POLITICS

Human rights commission lawyer Philippe Dufresne to serve as House law clerk

01/27/2015 09:06 EST | Updated 03/29/2015 05:59 EDT
A human rights lawyer whose former employer once tried to convince the Supreme Court that Parliament Hill staff should enjoy the same workplace protection as all federally regulated employees is now in charge of safeguarding parliamentary privilege for the House of Commons.

In a written statement released on Monday night, Government House Leader Peter Van Loan announced that Philippe Dufresne has been appointed House of Commons law clerk and parliamentary counsel.

The post has been vacant since the last clerk, Richard Fujarczuk, resigned last February, just nine months into his term.

"Canada's House of Commons, as the elected national legislature of a leading developed democracy, is seen as a model to the world," Van Loan noted in the statement.

"Over the decades, brilliant, capable clerks have helped parliamentarians make it that way."

He added that thirteen previous law clerks have served in the position since Confederation.

"Mr. Dufresne's contributions will undoubtedly follow in their footsteps," he predicted.

According to the backgrounder provided by Van Loan's office, Dufresne comes from the Canadian Human Rights Commission, where he has worked since 2000 — most recently as senior counsel and director general at the Protection Branch.

New clerk involved in landmark privilege case

It was during his tenure at the human rights commission that Dufresne served as co-counsel in the the landmark Supreme Court decision in Canada (House of Commons) v. Vaid.

In that case, the commission argued that it should have the power to investigate workplace discrimination complaints lodged by former House Speaker Gilbert Parent's driver.

In its 2005 ruling, the court noted that the commission had said it was "unthinkable that Parliament would seek to deny its employees the benefit of labour and human rights protections which Parliament itself has imposed on every other federal employer."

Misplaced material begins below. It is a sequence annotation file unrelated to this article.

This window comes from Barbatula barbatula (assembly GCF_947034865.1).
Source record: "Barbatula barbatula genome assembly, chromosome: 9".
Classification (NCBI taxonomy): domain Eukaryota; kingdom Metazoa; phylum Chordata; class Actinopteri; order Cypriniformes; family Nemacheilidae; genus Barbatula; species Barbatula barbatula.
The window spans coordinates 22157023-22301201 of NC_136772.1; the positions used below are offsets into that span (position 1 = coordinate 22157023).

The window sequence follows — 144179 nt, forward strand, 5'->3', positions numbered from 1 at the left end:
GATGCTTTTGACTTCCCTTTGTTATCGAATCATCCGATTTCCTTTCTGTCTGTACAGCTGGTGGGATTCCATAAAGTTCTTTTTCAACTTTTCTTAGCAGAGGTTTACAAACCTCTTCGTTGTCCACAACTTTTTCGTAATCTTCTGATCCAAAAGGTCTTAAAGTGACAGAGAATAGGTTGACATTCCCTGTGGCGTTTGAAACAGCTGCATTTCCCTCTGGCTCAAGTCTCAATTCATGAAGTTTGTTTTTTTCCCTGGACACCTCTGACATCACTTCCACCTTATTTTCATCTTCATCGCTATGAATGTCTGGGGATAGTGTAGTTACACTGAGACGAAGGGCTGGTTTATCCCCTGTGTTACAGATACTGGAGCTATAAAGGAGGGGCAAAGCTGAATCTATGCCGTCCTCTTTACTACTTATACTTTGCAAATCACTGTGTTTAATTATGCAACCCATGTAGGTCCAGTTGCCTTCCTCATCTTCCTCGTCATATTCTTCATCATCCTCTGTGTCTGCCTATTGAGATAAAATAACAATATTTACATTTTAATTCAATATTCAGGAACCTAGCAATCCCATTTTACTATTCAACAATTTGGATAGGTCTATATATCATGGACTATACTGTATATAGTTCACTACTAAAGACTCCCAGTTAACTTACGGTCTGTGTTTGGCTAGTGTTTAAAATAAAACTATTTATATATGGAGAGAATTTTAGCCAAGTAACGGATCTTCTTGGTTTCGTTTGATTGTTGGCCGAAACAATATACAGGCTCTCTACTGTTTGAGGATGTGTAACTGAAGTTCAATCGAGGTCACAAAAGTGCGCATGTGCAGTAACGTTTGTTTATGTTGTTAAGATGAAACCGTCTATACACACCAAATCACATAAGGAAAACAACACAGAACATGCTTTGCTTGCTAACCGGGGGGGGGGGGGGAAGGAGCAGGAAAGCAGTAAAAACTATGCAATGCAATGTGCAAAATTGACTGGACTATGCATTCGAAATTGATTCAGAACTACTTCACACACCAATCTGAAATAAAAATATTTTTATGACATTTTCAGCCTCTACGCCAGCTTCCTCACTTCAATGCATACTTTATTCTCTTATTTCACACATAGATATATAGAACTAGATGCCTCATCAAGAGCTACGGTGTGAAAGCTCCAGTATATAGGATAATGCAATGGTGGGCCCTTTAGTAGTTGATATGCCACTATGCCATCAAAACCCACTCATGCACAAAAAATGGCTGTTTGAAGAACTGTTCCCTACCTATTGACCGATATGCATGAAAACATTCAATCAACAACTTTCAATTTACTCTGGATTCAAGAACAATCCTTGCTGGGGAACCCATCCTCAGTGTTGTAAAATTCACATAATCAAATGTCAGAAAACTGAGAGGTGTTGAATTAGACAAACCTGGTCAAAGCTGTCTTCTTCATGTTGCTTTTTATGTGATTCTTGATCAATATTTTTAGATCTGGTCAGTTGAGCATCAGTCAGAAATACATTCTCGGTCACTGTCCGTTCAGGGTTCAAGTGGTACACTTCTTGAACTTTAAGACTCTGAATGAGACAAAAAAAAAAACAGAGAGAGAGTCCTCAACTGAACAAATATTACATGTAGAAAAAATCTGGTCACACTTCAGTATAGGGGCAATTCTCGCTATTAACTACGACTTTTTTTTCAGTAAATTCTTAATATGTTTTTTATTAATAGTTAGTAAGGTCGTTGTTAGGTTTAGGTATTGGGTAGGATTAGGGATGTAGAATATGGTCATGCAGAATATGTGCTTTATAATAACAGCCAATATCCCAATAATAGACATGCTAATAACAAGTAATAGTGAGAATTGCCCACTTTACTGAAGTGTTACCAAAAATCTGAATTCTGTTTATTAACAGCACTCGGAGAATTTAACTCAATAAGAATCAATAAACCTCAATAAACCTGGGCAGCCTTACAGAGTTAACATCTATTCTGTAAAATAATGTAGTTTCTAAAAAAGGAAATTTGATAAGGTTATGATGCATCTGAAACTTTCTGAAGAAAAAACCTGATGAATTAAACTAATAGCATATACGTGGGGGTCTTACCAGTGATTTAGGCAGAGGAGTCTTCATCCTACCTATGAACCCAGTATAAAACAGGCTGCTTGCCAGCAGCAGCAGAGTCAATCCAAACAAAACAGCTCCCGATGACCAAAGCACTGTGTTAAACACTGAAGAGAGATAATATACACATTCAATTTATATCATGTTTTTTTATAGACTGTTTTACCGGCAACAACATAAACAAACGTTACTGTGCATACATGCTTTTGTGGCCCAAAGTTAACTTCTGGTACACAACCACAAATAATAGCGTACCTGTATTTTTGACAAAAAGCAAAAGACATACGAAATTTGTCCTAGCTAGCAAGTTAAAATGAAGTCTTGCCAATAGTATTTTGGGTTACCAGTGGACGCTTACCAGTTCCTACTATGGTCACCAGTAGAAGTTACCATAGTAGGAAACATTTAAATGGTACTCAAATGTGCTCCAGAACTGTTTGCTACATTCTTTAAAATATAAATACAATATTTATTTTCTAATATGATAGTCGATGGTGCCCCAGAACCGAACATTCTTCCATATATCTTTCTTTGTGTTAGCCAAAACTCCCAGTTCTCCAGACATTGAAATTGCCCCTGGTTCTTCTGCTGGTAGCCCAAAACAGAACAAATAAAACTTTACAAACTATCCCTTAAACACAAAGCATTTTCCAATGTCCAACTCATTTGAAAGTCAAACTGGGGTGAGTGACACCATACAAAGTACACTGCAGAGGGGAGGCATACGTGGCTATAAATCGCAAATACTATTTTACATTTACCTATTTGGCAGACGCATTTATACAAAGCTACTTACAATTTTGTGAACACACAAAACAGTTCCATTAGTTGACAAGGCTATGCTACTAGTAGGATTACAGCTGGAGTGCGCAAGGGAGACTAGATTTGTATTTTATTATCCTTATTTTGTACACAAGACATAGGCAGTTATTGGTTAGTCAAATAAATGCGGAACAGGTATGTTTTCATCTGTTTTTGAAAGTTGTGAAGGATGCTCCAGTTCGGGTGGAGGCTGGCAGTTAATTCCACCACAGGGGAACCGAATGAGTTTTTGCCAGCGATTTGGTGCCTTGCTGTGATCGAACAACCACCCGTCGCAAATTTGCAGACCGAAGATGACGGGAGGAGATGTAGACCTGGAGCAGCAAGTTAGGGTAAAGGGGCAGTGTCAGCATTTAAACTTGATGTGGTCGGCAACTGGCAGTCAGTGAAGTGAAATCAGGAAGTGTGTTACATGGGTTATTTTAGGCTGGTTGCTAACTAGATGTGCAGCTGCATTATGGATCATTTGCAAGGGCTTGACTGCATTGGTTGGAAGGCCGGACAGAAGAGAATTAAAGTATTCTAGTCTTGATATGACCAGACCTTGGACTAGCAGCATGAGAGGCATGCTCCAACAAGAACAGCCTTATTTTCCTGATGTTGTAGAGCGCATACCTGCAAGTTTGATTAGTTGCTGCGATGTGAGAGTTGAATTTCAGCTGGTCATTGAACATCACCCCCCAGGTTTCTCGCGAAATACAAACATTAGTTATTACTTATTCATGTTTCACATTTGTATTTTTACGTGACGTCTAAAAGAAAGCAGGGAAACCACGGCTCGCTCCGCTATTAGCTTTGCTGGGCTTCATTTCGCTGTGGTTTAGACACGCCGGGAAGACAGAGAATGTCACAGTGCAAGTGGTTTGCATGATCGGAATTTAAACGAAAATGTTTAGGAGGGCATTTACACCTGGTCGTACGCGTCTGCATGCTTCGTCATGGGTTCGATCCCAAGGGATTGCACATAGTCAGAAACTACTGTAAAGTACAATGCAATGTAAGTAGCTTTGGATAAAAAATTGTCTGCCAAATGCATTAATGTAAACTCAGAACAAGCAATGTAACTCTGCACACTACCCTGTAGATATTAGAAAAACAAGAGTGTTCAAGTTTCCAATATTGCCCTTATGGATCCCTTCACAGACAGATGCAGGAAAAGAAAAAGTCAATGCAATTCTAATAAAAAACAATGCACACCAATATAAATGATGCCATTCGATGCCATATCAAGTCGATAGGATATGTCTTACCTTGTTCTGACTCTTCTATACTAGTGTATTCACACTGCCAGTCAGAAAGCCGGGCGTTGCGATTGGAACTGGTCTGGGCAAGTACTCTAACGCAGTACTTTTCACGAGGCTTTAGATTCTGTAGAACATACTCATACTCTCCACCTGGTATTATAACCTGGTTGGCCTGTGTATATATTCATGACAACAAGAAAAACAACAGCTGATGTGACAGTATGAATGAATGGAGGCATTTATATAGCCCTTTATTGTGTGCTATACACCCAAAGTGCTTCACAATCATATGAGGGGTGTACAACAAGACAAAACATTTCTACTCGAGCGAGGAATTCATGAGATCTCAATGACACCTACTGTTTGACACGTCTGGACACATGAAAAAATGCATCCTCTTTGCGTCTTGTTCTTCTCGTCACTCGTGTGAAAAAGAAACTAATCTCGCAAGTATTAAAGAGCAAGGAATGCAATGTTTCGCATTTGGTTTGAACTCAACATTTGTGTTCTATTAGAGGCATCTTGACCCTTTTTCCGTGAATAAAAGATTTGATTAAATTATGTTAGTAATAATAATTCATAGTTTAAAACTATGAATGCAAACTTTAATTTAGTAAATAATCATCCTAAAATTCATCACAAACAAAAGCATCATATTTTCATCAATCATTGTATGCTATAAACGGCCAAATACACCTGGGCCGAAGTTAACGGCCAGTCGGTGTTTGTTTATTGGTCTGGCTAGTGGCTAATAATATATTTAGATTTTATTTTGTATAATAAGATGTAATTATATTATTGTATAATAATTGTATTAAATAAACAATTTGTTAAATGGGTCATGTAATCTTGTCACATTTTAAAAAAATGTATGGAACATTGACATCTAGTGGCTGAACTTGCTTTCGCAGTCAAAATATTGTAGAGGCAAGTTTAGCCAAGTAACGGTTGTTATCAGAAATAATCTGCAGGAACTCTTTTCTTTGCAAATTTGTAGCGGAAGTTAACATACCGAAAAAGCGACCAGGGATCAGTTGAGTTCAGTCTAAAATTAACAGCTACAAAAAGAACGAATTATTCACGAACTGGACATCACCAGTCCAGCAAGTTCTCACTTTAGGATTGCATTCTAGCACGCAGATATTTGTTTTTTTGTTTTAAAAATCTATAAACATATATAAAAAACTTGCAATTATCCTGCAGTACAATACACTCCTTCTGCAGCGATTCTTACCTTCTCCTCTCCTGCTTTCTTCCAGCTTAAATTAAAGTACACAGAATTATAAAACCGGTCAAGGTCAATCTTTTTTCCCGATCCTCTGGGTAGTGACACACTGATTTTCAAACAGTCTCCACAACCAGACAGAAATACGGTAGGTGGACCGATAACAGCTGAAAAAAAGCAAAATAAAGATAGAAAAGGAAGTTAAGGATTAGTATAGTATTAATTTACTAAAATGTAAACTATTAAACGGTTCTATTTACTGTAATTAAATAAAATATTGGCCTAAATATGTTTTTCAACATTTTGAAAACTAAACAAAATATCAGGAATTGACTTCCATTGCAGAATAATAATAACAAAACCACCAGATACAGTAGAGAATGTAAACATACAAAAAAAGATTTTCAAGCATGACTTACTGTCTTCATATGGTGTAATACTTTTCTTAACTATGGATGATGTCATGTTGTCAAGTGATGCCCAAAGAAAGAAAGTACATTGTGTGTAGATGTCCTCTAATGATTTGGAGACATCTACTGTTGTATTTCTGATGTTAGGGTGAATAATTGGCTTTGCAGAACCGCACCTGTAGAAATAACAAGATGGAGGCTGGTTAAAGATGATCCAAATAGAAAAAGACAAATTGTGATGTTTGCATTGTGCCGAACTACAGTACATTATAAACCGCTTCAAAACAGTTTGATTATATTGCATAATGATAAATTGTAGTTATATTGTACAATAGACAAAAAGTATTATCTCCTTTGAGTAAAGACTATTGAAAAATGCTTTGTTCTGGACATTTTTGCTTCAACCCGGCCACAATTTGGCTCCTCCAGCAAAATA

Ultimately, however, it sided with the House of Commons, concluding, while the commission may indeed have the right to look into allegations of systemic discrimination within the parliamentary precinct, in this particular case, the "enforcement mechanisms of the Canadian Human Rights Act … simply do not apply."

His experience at the high court may provide Dufresne with crucial insight as he takes up his new post.

The issue of harassment on the Hill — and particularly the lack of legal protection or recourse for MPs and political staffers — has been a focal point of parliamentary discussion since last fall, when misconduct complaints against MPs Scott Andrews and Massimo Pacetti were lodged by two still unnamed New Democrat MPs

In December, the House agreed to set up a special Commons subcommittee to look into the issue, and to come up with recommendations for an MP code of conduct. 

Dufresne also had a brief stint at Foreign Affairs, where he was responsible for "matters related to international criminal tribunal."

As a student, he worked as a tour guide on Parliament Hill tour.

Dufresne will take up his new post on February 9.

In a memo to MPs, Speaker Andrew Scheer welcomed Dufresne to the Commons.

He also paid tribute to deputy law clerk Richard Denis "for his commitment, wise counsel and fine work" over the past year, during which time he served as interim head of the office.